help with cnc brands
hey guys, i would like some feedback on bridgeport alternatives, if there are quality machines. i really dont want to buy a spammy machine. what are your opinions? ive seen a kondia, a supermax, and an american eagle, (which im guessing is made in china) any help you can give is so very much appreciated. i know supermax is taiwan. id be willing to look past that if it is a quality machine. thanks guys.
steve, dreaming about cnc's, schaeffer
ps, bridgeport rc23 was sold.
extreme tractor racing
Steve- I have a supermax lathe that has been good for me. Service has been good when needed. I would look into Prototrak if you are looking for a CNC mill. I have one of them and it has been a very affordable machine, and dependable. Service was also quite good.http://www.southwesternindustries.com/swi/index.shtml
Virtually all the iron (the basic machine, less the control) for world's high end CNC's are now made in third world countries. Likewise, all the junk is made there too.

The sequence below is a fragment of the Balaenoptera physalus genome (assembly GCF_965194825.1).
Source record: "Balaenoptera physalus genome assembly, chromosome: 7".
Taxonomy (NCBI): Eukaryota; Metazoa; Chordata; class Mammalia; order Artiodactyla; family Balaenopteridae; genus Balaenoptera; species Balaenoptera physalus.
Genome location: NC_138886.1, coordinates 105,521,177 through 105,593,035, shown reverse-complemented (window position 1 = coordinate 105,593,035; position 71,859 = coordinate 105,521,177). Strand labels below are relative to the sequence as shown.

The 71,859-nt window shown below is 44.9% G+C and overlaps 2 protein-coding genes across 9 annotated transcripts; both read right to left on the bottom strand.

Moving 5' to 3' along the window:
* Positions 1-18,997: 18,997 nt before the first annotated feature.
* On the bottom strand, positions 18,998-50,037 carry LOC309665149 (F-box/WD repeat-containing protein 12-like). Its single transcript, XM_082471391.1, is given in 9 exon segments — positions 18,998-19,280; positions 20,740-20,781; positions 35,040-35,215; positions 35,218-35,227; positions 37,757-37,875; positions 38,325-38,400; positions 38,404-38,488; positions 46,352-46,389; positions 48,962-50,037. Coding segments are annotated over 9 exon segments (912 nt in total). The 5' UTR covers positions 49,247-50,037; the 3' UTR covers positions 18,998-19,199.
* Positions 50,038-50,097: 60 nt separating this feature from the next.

One way to filter out the good from the bad is to see what kind of support you'll receive in this country. Call the USA distributor and try to get a feel for what kind of operation they're running. Is there anyone available or is it an answering service? Ask for the parts department, is there anyone available, do they have a full time parts man? Do they maintain an inventory of common parts? Do they have any service techs to answer simple questions? Is there anyone on their staff familiar with the machine's controller?
As for controls, check with a local independent company that services CNC's. They can usually give some indication about a machines control, whether it's hopelessly out of date from a repair perspective, etc, etc. Is the control one that they can service? Sometimes these guys are aware of machines in their area that may have long repair histories (avoid those machines). A call to the control maker's national office might be informative also.
You can buy a brand new - built in the US(if you include NY) Bridgeport from Hardinge http://www.hardinge.com/ who now builds them to a higher standard than they ever were before.
Republic-Lagun, Kent, Haas, Fadal, Okuma - all good bang for the buck. Haas and Fadal booth have CNC toolroom machines (can also be used as a manual machine) for just under $20K. I have tried the Haas and like it. Okuma is excellent.